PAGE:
Provision for warranty allowable deduction if based on past events and reliable scientific estimate is made of future liability likely to be incurred
ABCAUS Case Law Citation:
ABCAUS 2471 (2018) 08 ITAT
Important Case Laws Cited/relied upon by the parties:
Rotork Controls India Pvt.Ltd
In this appeal, the Revenue had challenged the order of CIT(A) allowing the deduction on account of provision for warranty while computing income from business.
The Assessee had claimed deduction as provision for warranty liability on the electronic items sold by it.
When asked to clarify, the assessee stated that warranty made every year was computed at 1% of the sale value. It was further stated that electrical appliances range of products had been launched in the recent years. It was further stated that when new product range in the electrical appliances being launched every year, the warranty claims are expected to balloon in the ensuing years.
The AO held that the assessee company had not been able to establish that the warranty provision had been estimated on the basis of some scientific method and it had followed consistency in creating the provision. Therefore he found that the deduction in respect of provision for warranty not allowable and the same was disallowed and added to the returned income of the assessee company.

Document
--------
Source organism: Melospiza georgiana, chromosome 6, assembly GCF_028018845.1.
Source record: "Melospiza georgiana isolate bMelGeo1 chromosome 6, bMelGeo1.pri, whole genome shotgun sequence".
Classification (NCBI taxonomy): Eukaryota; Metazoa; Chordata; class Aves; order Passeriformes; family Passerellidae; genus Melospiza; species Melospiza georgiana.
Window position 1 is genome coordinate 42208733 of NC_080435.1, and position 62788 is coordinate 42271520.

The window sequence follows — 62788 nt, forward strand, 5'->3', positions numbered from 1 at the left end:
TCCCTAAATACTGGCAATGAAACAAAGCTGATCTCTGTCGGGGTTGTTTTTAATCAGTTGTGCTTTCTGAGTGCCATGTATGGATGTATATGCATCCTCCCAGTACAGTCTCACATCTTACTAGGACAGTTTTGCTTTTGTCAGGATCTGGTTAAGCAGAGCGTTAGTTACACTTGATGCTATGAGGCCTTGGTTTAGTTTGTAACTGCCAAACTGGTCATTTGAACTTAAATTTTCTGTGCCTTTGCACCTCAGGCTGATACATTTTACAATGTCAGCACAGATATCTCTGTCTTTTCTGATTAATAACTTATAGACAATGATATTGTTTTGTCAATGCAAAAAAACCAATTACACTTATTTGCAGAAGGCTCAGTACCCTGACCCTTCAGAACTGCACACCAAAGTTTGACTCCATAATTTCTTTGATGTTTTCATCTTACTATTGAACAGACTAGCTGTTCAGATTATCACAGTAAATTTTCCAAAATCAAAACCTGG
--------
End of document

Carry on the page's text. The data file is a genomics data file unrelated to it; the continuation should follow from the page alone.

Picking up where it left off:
On appeal by the assessee, the CIT(A) deleted the addition made by the AO by accepting the submission of the Assessee that the basis given by the assessee for making provision on account of warranty liability was scientific. Aggrieved by the order of the CIT(A), the revenue has preferred the present appeal before the Tribunal.
The Tribunal observed that the Hon’ble Supreme Court had laid down three conditions for provision to be regarded as liability. The Hon’ble Supreme Court while answering the question as to what is a provision opined that a provision is a liability which can be measured only by using a substantial degree of estimation. A provision is recognized when:
(a) an enterprise has a present obligation as a result of a past event;
(b) it is probable that an outflow of resources will be required to settle the obligation; and
(c) a reliable estimate can be made of the amount of the obligation.
The Hon’ble Supreme Court held that if the above three conditions are not met, no provision can be recognized.
The Tribunal observed that the CIT(A) had considered warranty expenses in two preceding years which should be the basis of making provision. The conditions laid down by the Hon’ble Supreme Court is that because of a past event the future liability is likely to be incurred and the basis of such expenditure to be incurred is a reliable scientific estimate.
It was noted that the assessee was in this line of business for a very long time and he should be in a position to demonstrate that making provision of 1% of the sale as provision for anticipated liability on account of warranty claims was based on its own past experience.
The Tribunal set aside the order of the CIT(A) and remanded it to the AO for fresh consideration of the question of proper estimate of liability on account of provision for warranty based on past events in the light of the principles laid down by the Hon’ble Supreme Court.